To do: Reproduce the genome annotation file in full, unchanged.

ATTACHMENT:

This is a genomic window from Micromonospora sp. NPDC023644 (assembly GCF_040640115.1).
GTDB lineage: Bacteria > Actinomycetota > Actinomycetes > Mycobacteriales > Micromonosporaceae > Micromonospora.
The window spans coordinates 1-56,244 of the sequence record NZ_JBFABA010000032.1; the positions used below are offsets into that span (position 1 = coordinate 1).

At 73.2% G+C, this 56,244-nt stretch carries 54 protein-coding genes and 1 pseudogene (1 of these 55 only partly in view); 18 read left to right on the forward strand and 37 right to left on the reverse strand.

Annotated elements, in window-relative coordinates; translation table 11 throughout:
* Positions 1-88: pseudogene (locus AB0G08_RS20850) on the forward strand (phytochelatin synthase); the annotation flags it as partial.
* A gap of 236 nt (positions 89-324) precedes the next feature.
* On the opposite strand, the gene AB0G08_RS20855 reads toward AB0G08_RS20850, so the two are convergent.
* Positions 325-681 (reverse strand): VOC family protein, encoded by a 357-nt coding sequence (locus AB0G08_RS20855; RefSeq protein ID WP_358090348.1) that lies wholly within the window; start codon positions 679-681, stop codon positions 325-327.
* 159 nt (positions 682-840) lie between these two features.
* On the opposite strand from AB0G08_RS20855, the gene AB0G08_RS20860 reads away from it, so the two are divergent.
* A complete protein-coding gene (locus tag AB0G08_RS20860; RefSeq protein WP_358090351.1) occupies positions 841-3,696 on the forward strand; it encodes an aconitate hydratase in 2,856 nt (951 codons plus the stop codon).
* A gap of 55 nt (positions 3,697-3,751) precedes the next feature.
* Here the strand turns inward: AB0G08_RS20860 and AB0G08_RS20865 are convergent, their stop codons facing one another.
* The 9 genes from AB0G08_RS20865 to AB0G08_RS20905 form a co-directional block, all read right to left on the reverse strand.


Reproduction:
This is a genomic window from Micromonospora sp. NPDC023644 (assembly GCF_040640115.1).
GTDB lineage: Bacteria > Actinomycetota > Actinomycetes > Mycobacteriales > Micromonosporaceae > Micromonospora.
The window spans coordinates 1-56,244 of the sequence record NZ_JBFABA010000032.1; the positions used below are offsets into that span (position 1 = coordinate 1).

At 73.2% G+C, this 56,244-nt stretch carries 54 protein-coding genes and 1 pseudogene (1 of these 55 only partly in view); 18 read left to right on the forward strand and 37 right to left on the reverse strand.

Annotated elements, in window-relative coordinates; translation table 11 throughout:
* Positions 1-88: pseudogene (locus AB0G08_RS20850) on the forward strand (phytochelatin synthase); the annotation flags it as partial.
* A gap of 236 nt (positions 89-324) precedes the next feature.
* On the opposite strand, the gene AB0G08_RS20855 reads toward AB0G08_RS20850, so the two are convergent.
* Positions 325-681 (reverse strand): VOC family protein, encoded by a 357-nt coding sequence (locus AB0G08_RS20855; RefSeq protein ID WP_358090348.1) that lies wholly within the window; start codon positions 679-681, stop codon positions 325-327.
* 159 nt (positions 682-840) lie between these two features.
* On the opposite strand from AB0G08_RS20855, the gene AB0G08_RS20860 reads away from it, so the two are divergent.
* A complete protein-coding gene (locus tag AB0G08_RS20860; RefSeq protein WP_358090351.1) occupies positions 841-3,696 on the forward strand; it encodes an aconitate hydratase in 2,856 nt (951 codons plus the stop codon).
* A gap of 55 nt (positions 3,697-3,751) precedes the next feature.
* Here the strand turns inward: AB0G08_RS20860 and AB0G08_RS20865 are convergent, their stop codons facing one another.
* The 9 genes from AB0G08_RS20865 to AB0G08_RS20905 form a co-directional block, all read right to left on the reverse strand.